Why can't we see colors well in the dark?

photo shows a silouetted figure standing at the edge of a wood at night and pointing a lit flashlight toward one clump of trees
Humans struggle to distinguish colors in the dark because of how our eyes adapt at different light levels. (Image credit: Dmitri T/Shutterstock)

If you've ever gotten dressed in the dark and later realized that the shirt you were wearing was not the color you thought it was, you're not alone. Identifying colors can be challenging in the dark, and even in low light, different colors can look remarkably similar. 

But why is it harder to discern colors in the dark than it is in bright light?

Humans' ability to perceive color varies due to how we see under different lighting conditions. Human eyes contain two types of photoreceptors, or nerve cells that detect light: rods and cones. Each photoreceptor contains light-absorbing molecules, called photopigments, that undergo a chemical change when struck by light. This triggers a chain of events in the photoreceptor, prompting it to send signals to the brain.

Rods are responsible for enabling vision in the dark, known as scotopic vision. They're made of layers and layers of photopigments, said Sara Patterson, a neuroscientist at the University of Rochester in New York. 

Related: The 5 human senses — and a few more you might not know about 

Rods are particularly good at picking up light even when it's dark because "every single one of those stacks is a chance for photons to get absorbed," she said. Photons are particles of electromagnetic radiation — in this case, visible light — and rods can be activated by exposure to relatively few photons.

Cones, on the other hand, are responsible for vision in bright light, or photopic vision. Most people have three types of cone cells, each of which is sensitive to a different range of wavelengths of visible light, which correspond to different colors. Small changes in the light-absorbing molecules in different cones make them specialized in detecting red, green or blue light.

But importantly, individual cone cells can't distinguish between colors, said A. P. Sampath, a neuroscientist at UCLA. When a molecule inside the cone cell absorbs a photon, it only activates the cone; at that point, no information about the light's color or intensity has been processed. Color vision arises when the brain combines the responses from all three types of cones in the eyes — tiny biological circuits transform those responses into the colors we see.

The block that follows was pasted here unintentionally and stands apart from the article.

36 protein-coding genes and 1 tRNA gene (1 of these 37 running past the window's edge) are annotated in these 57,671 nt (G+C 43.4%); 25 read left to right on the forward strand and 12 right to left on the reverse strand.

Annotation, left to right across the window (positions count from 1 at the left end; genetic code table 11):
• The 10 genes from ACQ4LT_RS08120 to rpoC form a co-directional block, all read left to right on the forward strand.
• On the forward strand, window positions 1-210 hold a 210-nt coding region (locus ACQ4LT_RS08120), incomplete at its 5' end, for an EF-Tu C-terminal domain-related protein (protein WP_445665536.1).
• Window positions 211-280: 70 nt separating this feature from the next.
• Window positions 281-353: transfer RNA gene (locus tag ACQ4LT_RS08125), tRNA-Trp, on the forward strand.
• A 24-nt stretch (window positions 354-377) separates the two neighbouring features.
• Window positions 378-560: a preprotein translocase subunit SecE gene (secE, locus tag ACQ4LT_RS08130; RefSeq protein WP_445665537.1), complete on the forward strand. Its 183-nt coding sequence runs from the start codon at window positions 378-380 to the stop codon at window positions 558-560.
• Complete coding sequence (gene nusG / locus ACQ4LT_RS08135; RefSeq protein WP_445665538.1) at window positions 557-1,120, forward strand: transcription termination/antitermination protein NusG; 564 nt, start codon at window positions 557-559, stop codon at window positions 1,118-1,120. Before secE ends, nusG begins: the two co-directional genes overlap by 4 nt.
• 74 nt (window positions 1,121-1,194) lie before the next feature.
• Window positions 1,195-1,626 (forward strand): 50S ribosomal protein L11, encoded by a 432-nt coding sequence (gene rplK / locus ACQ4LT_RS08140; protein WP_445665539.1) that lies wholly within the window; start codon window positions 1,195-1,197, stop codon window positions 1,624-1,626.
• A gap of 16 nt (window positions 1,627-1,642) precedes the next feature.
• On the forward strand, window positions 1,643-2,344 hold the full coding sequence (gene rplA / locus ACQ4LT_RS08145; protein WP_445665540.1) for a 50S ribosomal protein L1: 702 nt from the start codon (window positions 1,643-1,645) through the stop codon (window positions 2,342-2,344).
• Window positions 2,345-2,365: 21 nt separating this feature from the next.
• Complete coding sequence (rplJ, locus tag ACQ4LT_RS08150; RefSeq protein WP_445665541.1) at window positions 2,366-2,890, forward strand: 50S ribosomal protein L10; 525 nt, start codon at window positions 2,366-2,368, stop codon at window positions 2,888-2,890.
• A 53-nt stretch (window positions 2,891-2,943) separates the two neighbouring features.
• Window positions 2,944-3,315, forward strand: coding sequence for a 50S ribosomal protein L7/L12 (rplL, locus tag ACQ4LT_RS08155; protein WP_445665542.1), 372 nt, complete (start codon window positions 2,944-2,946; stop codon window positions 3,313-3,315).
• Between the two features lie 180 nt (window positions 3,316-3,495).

Cones dominate vision in bright light because rods quickly become saturated, or overwhelmed with photons, and the brain essentially tunes out the rods' activity. That's why we can see colors easily in bright light. But as it gets darker, as the sun sets or you switch off the lights in a room, rods start to take over because they're more sensitive to light than cones are. 

The rods dominate night vision, while cones are only weakly activated. Unlike cones, though, rods come in only one type. Color vision comes from comparing the responses of the three types of cone cells, which isn't possible in rod-dominated vision. So, in the dark, we can't distinguish colors well.

However, rods might still influence color perception under certain conditions. In dim light, our eyes operate in an intermediate range known as mesopic vision, in which both rods and cones contribute to vision but neither dominates. 

"In this mesopic range, there's reason to believe that rods may contribute to color processing as well, by providing a distinct spectral sensitivity to compare against the cones," Sampath said. Rods are most sensitive to green light, and in this intermediate range, they provide extra information to the brain to compare against that from the cone cells.

This crossover between rod vision and cone vision also produces the Purkinje effect, in which red hues look dark or bluish under dim light and purple, blue and green suddenly pop, Patterson said. The Purkinje effect is particularly noticeable at twilight or during a total solar eclipse.

Even though we can't see color well at night, our visual system lets us take in information over an enormous range of light intensities, from a moonless night to blindingly bright ski slopes, Sampath said. 

"One of the things that's amazing about the visual system is that we have this enormous range of intensities and it's shifting continuously," he said. "And yet we can accommodate 12 orders of magnitude of light intensity. There's no synthetic detectors that can manage this type of performance."

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Skyler Ware
Live Science Contributor

Skyler Ware is a freelance science journalist covering chemistry, biology, paleontology and Earth science. She was a 2023 AAAS Mass Media Science and Engineering Fellow at Science News. Her work has also appeared in Science News Explores, ZME Science and Chembites, among others. Skyler has a Ph.D. in chemistry from Caltech.